The Biology of Darkness

NIKI WILSON – On Science
October 11, 2012

The Jasper Fitzhugh

Photo: Rogier Gruys of Blue Peak Travel Photography

There’s something relaxing about watching a sunset. The blue sky slowly gives way to yellows, and reds. From light to dusk, then dusk to dark. I like to enjoy sunsets with a cold lager in my hand after a good hike. I don’t know if it’s the beer or the exercise, but I often feel a little bit sleepy once the sun dips from view.

Turns out that although the hops and hiking contribute, it’s most likely the light fading that tells my body it’s bedtime. Periods of darkness are crucial for us humans, who’ve spent 3.5 million years taking advantage of the night to rest and repair our bodies. The study of this biological need for darkness is called scotobiology.

Robert Dick is the principal of the Canadian Scotobiology Research Group, and is also a proponent of Dark Sky Preserves through the Royal Astronomical Society of Canada.

Dick explains that humans have evolved to hunt and gather during the daytime hours. “In general, we are adapted to rest at night.”

One of these adaptations is the presence of eye receptors that do not contribute to vision, but are used to detect light with a wavelength in the blue spectrum. Blue light is what we see when the light from the sun is scattered across our daytime sky. These receptors appear to regulate our “sleep/wake” cycles, known as circadian rhythms.

“In the fading light of dusk, [these receptors] detect blue, and they tell your body it is not yet night,” says Dick. “But once the blue fades below a certain threshold, which turns out to be about [the spectrum emitted by] the full moon, then your body says ahh…it’s night time.”

At night, the body’s endocrine system releases hormones such as melatonin, growth hormone and prolactin. These hormones play important roles in our health and development. They are generally made in the late afternoon, in preparation for release at bedtime. Fading blue spectrum light is an important cue for the body to prepare the release of the hormones.

Unfortunately, many of us don’t watch the sun set to black every night, and may not necessarily notice the light fading from the sky. We live in a world full of white light bulbs, a component of which is blue spectrum light. Think of your TV, house lights, and certain streetlights. If you’re like me, you may spend too many night time hours with your laptop screen belting blue spectrum light into your eyes.

“When you have artificial light at night you don’t take advantage of your body’s natural repair systems, and as a result you are not as healthy as you could be,” says Dick.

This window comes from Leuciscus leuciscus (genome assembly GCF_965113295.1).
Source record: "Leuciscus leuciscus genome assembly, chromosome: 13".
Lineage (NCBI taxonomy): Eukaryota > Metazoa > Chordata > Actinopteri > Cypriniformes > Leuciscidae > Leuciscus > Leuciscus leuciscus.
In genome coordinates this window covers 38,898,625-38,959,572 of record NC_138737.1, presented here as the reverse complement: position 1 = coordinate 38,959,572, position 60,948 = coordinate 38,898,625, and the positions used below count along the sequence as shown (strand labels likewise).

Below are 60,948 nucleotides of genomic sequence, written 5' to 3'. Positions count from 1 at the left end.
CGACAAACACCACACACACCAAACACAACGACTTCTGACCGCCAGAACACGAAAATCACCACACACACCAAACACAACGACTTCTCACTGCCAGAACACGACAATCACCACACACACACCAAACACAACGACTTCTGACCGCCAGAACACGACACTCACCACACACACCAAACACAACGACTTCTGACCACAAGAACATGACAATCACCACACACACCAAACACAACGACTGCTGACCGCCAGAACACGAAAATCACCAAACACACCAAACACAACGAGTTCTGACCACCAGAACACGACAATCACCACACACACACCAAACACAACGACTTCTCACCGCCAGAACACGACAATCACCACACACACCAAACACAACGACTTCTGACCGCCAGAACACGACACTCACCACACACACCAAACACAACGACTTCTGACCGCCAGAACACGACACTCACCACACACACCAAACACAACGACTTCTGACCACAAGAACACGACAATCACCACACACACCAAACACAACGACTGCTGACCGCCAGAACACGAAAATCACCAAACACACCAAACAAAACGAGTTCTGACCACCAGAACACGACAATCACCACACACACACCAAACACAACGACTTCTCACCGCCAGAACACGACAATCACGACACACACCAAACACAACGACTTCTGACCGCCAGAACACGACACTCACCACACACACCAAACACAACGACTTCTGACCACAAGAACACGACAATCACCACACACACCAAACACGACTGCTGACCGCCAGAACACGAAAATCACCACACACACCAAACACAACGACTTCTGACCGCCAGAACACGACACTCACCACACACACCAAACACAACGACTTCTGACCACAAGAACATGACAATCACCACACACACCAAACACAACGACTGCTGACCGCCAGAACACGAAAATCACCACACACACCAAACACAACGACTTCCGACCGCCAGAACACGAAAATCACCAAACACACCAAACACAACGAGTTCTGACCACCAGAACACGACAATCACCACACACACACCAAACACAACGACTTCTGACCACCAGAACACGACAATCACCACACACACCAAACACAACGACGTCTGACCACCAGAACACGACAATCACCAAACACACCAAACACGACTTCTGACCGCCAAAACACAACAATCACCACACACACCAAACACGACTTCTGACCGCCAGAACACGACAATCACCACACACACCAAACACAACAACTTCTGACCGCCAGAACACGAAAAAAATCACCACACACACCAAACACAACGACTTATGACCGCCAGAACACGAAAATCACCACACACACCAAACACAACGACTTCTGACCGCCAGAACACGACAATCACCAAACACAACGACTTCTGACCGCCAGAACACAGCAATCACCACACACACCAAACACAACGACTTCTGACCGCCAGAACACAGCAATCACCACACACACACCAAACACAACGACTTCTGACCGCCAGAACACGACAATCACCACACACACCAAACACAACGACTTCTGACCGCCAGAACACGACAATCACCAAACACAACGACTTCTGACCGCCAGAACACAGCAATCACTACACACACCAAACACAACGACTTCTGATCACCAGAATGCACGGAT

The deleterious effects of artificial light at night (ALAN) have been studied extensively on shift-workers, whom have been shown to be more vulnerable to hormone-related cancers.

For example, in a landmark study on female nurses, researchers showed that women who worked the graveyard shift at least once in the ten years prior were at an approximately 60 per cent increased risk for breast cancer, compared with those who did not work the graveyard shift. It wasn’t just that the women were sleep deprived, but that they were bathed in artificial light, thus disrupting melatonin release cycles.

Similarly, another study that looked at ALAN exposure across 164 countries found a significant association between high levels of ALAN and prostate cancer in men. Populations experiencing the highest level of ALAN were much more vulnerable to the disease than those experiencing the lowest. This is again likely due to the suppression of melatonin and/or disruption of circadian rhythms.

Animals and plants are also affected by ALAN. In the book The Ecological Consequences of Artificial Outdoor Lighting, editors Catherine Rich and Travis Longcore write: “From nest choice and breeding success of birds to behavioural and physiological changes in salamanders, many organisms are seriously affected by human alterations in natural patterns of light and dark.”

They point to well-publicized cases, like the disorientation of sea turtle hatchlings by beach-front lighting, and the confusion, exhaustion, and collisions experienced by migrating birds when they encounter lighted towers and tall buildings.

Dick adds that impacts on small critters are also of concern: “White light attracts insects and disrupts their night time behaviour. Since they form a base for the food chain, this alters the ecology of the region.”

These are not new problems, although the specific implications for human health and animal/plant welfare are only more recently being studied. As the evidence mounts, some communities are beginning to implement technologies that work toward decreasing the amount and type of light emitted (i.e. replacing unshielded streetlights with fully-shielded, low-pressure sodium lights). While many of the shielded lights still emit some blue spectrum, they are a darker step in the right direction.

Still, Dick says there is substantial resistance to dark sky policy, especially in cities. “We have to demonstrate to the public that [darkness is] not so bad. In fact, it’s kind of nice not to have light in your face all the time.”

Dick says one of the ways to convince people is by creating Dark Sky Preserves (like Jasper National Park), and inviting the public to experience them.

We don’t need complete darkness to be healthy. Most life has evolved to accommodate small amounts of light (like that from stars). However, to be at our healthiest, we need a good chunk of night time free of ALAN. For starters I’ll turn off my son’s night light once he konks out (don’t tell him), and I will try to avoid the 1 a.m. twitchy legs by limiting my screen time before bed. With that in mind, I shall now banish the blue light and bring this to a close. Lights out.